← Back to Upcase

Test Drive Process to Remove a Feature


(Luke Bacon) #1

The ‘red, green, refactor’ process for adding new features through test driven development (TDD) is much discussed, but I’ve found it hard to find discussion of an approach to removing a feature.

When I’m removing code, I really want to know how that’s going to effect the application over all—so starting with good integration test coverage seems essential.

Two approaches come to mind:

Approach A

  1. Remove the implementation code of the feature, tests for the feature go Red.
  2. Remove the tests of the feature

Approach B

  1. Adapt the integration tests for the feature to reflect it not existing, e.g. the button you were going to click doesn’t exist.
  2. Now you’ve got red tests
  3. Remove the feature implementation code, making the tests green.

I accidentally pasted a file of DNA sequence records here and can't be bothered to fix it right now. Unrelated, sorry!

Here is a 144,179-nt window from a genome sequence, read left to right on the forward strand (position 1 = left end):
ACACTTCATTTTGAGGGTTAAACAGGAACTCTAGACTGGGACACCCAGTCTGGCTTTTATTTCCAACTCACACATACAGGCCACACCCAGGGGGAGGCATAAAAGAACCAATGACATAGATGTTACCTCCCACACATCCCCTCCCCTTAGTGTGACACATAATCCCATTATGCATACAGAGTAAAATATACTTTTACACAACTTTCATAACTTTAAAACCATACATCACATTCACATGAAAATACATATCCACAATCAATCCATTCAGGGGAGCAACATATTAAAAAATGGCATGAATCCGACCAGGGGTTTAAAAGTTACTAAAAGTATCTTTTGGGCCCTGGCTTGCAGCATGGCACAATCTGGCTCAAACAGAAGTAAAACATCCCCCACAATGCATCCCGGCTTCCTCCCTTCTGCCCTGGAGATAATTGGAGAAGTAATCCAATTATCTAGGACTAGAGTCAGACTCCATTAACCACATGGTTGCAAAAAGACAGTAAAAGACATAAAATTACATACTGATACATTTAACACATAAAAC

4. You’ve probably now got Red unit tests for the model etc. . remove the unit tests that should be showing ‘unknown method’, or uninitialized Constant’ errors.
  5. All tests should now be green.
  6. Remove the tests that check the non-existence of the feature.

I feel like Approach B is closer to a traditional TDD path, and feels safer.

I’ve just come in to quite a complex project and my first task is to remove a feature. The test coverage is pretty good, and I’m trying to think through the best way to remove code safely.

How have you handled this process?

Does anyone know of good writing about this situation?

Thanks for your great discussion as always :slight_smile:

Luke


(Orlando Del Aguila) #2

I like to follow the Approach A. If everything is correct, the test suite should be red, if It’s green, I cry a little on the inside and then I dive to understand the code and add some tests.


(Luke Bacon) #3

Thanks @orlando , I recon I was over thinking this a bit.

I ended up going with a combination of the two, trying to break down removing something into small parts of improving coverage as I went.

The application is lacking comprehensive integration tests. I think I’ve re-learned how critical they are for the confidence of developers first viewing an application :slight_smile: